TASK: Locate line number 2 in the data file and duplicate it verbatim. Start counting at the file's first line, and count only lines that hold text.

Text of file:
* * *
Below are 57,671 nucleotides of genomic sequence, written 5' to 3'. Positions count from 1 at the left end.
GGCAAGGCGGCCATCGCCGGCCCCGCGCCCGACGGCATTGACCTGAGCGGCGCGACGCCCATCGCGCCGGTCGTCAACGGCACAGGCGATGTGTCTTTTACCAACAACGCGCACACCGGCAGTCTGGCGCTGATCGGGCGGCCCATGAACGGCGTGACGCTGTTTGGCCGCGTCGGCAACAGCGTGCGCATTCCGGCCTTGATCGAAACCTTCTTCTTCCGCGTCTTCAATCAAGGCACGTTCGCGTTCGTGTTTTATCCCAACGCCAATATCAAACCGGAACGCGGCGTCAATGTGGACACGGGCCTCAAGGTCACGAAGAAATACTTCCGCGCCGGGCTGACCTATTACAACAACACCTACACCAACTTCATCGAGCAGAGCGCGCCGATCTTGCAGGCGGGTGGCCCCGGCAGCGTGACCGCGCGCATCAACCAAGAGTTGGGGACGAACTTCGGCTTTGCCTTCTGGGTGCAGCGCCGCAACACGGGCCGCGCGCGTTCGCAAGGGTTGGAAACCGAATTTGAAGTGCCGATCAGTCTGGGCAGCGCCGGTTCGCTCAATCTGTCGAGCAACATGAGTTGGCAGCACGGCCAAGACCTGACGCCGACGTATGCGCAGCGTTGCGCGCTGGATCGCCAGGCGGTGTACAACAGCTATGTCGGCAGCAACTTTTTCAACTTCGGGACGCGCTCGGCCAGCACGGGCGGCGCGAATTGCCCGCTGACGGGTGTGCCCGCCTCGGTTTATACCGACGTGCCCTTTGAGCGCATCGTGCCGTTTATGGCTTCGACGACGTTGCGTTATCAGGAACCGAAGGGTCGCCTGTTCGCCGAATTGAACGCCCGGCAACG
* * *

GGCAAGGCGGCCATCGCCGGCCCCGCGCCCGACGGCATTGACCTGAGCGGCGCGACGCCCATCGCGCCGGTCGTCAACGGCACAGGCGATGTGTCTTTTACCAACAACGCGCACACCGGCAGTCTGGCGCTGATCGGGCGGCCCATGAACGGCGTGACGCTGTTTGGCCGCGTCGGCAACAGCGTGCGCATTCCGGCCTTGATCGAAACCTTCTTCTTCCGCGTCTTCAATCAAGGCACGTTCGCGTTCGTGTTTTATCCCAACGCCAATATCAAACCGGAACGCGGCGTCAATGTGGACACGGGCCTCAAGGTCACGAAGAAATACTTCCGCGCCGGGCTGACCTATTACAACAACACCTACACCAACTTCATCGAGCAGAGCGCGCCGATCTTGCAGGCGGGTGGCCCCGGCAGCGTGACCGCGCGCATCAACCAAGAGTTGGGGACGAACTTCGGCTTTGCCTTCTGGGTGCAGCGCCGCAACACGGGCCGCGCGCGTTCGCAAGGGTTGGAAACCGAATTTGAAGTGCCGATCAGTCTGGGCAGCGCCGGTTCGCTCAATCTGTCGAGCAACATGAGTTGGCAGCACGGCCAAGACCTGACGCCGACGTATGCGCAGCGTTGCGCGCTGGATCGCCAGGCGGTGTACAACAGCTATGTCGGCAGCAACTTTTTCAACTTCGGGACGCGCTCGGCCAGCACGGGCGGCGCGAATTGCCCGCTGACGGGTGTGCCCGCCTCGGTTTATACCGACGTGCCCTTTGAGCGCATCGTGCCGTTTATGGCTTCGACGACGTTGCGTTATCAGGAACCGAAGGGTCGCCTGTTCGCCGAATTGAACGCCCGGCAACG